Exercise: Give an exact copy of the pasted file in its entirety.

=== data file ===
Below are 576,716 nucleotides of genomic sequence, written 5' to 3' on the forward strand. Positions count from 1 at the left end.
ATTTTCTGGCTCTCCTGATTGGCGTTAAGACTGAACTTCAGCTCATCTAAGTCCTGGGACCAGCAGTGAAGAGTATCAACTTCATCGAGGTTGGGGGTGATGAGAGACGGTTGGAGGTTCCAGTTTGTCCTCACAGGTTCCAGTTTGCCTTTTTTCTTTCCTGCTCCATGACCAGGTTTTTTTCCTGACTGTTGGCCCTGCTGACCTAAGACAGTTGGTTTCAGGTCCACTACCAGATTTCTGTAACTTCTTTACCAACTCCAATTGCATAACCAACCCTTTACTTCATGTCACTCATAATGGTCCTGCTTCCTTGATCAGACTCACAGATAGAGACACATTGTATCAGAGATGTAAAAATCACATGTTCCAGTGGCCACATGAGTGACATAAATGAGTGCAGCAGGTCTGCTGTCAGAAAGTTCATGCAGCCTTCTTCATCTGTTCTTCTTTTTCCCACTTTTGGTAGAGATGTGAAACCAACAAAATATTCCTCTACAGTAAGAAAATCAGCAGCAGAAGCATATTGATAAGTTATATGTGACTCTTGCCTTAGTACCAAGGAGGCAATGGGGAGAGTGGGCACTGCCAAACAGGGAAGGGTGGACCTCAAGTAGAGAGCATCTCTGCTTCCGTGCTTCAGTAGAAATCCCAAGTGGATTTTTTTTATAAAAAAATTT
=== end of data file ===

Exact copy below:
Below are 576,716 nucleotides of genomic sequence, written 5' to 3' on the forward strand. Positions count from 1 at the left end.
ATTTTCTGGCTCTCCTGATTGGCGTTAAGACTGAACTTCAGCTCATCTAAGTCCTGGGACCAGCAGTGAAGAGTATCAACTTCATCGAGGTTGGGGGTGATGAGAGACGGTTGGAGGTTCCAGTTTGTCCTCACAGGTTCCAGTTTGCCTTTTTTCTTTCCTGCTCCATGACCAGGTTTTTTTCCTGACTGTTGGCCCTGCTGACCTAAGACAGTTGGTTTCAGGTCCACTACCAGATTTCTGTAACTTCTTTACCAACTCCAATTGCATAACCAACCCTTTACTTCATGTCACTCATAATGGTCCTGCTTCCTTGATCAGACTCACAGATAGAGACACATTGTATCAGAGATGTAAAAATCACATGTTCCAGTGGCCACATGAGTGACATAAATGAGTGCAGCAGGTCTGCTGTCAGAAAGTTCATGCAGCCTTCTTCATCTGTTCTTCTTTTTCCCACTTTTGGTAGAGATGTGAAACCAACAAAATATTCCTCTACAGTAAGAAAATCAGCAGCAGAAGCATATTGATAAGTTATATGTGACTCTTGCCTTAGTACCAAGGAGGCAATGGGGAGAGTGGGCACTGCCAAACAGGGAAGGGTGGACCTCAAGTAGAGAGCATCTCTGCTTCCGTGCTTCAGTAGAAATCCCAAGTGGATTTTTTTTATAAAAAAATTT